Last week, the Morrison Government flagged that next week’s federal budget would boost childcare funding by $1.7 billion over three years, representing a 6% lift on current expenditure levels.
The policy will have two main components:
- Dropping the annual cap of $10,560 per child for families earning over $189,390, which is perceived as a major disincentive for women with high earning partners; and
- Boosting the subsidy for second and subsequent children in care by up to 30% (capped at 95%) for children aged under 6, in a bid to lower costs for families with multiple children.
The Grattan Institute has released a useful explainer estimating the impact of the changes:
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Let’s take a middle-income family with two young children paying average day care costs of $110 a day per child. They are currently eligible for a 60% subsidy for both children, so they pay $88 a day and the government pays $132. Under the new policy, the subsidy would rise to 90% for the second child, meaning they will in future pay $55 a day for both children and get a $165 subsidy. This family would be $132 a week better off if they have the children in care for four days.
Grattan also estimates the impacts on female workforce participation:
Currently, for families with two children in long day care, mothers can lose 80, 90, or even 100% of their take-home pay in the move to take a fourth or fifth days’ work, with childcare costs on those additional days being the main contributor. The new policy reduces the disincentives for those families.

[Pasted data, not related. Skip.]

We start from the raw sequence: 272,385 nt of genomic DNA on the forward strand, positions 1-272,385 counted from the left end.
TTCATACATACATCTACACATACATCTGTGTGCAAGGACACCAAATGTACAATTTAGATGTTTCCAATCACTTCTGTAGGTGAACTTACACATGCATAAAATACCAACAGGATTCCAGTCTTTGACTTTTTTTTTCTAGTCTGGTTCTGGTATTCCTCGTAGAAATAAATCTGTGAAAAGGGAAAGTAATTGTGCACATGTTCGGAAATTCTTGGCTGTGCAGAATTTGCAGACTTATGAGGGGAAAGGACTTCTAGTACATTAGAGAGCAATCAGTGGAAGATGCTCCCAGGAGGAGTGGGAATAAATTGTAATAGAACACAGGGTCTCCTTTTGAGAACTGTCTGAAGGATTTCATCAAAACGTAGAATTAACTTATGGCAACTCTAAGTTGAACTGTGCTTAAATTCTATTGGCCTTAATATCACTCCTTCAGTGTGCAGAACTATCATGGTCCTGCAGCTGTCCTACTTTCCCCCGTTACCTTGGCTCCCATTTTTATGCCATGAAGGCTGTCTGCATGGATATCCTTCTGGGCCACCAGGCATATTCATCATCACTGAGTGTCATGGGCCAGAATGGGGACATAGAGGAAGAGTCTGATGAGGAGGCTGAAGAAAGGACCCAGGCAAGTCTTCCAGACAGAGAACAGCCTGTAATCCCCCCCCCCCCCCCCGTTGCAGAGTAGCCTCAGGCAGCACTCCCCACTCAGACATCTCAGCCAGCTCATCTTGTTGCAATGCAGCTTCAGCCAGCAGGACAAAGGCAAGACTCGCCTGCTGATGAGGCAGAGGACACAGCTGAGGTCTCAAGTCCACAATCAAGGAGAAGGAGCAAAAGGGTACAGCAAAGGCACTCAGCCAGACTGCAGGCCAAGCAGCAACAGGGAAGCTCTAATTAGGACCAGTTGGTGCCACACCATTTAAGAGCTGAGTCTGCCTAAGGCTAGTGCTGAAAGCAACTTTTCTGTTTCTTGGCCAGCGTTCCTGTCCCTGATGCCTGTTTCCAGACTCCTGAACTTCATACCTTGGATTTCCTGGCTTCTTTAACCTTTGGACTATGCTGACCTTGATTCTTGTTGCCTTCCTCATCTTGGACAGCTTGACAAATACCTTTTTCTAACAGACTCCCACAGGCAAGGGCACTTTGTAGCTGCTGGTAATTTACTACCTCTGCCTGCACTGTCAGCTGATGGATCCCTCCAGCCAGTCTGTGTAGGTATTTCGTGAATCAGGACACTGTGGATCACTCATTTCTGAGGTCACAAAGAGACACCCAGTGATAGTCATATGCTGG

As Figure 1 shows, in a family where the father earns $60,000 and the mother would earn the same if she worked full time, the second earner loses 90% of what she earns on her fourth day and more than 100% on the fifth day. Under the new policy, the workforce disincentive rates (WDRs) are lowered, so she will now lose 75% on the fourth day and 90% on the fifth day. The family will gain an extra $5,000 a year if the second earner works four days, or an extra $7,500 a year if she works full-time (Figure 2).
For a family where both parents have the potential to earn $100,000, current workforce disincentive rates of 100% on the fifth day would almost halve to 55% under the new policy. This is because the family benefits from both the extra subsidy for the second child and the removal of the annual cap.
Workforce disincentives remain high, even with the new policy – much higher than the top marginal tax rate at 45%, for example. But it is a significant improvement on the status quo.
Grattan also estimates that the Coalition’s policy is less ambitious than Labor’s, which removes the annual cap and also lifts the base subsidy (for all children) to 90% and reduces the ‘steepness’ of the means test taper. However, Labor’s policy would also cost $2 billion per year, which is around three times the Coalition’s policy:
Overall, Grattan rates the Morrison Government’s childcare policy as a step forward, but not a ‘game changer’:
Overall, the Coalition’s policy is a helpful and well-targeted package that tackles some of the worst out-of-pocket costs and workforce disincentives. It will mean a real improvement for about 270,000 families.
What’s missing is support for all the other families using childcare – just under 1 million families currently use childcare and many would like to work more if they could afford to do so.
Lifting labour supply by boosting women’s participation is a far superior policy to alleviate purported labour shortages than reopening the immigration floodgates.
It’s time Australia used its existing labour force more effectively than always reaching for foreign workers.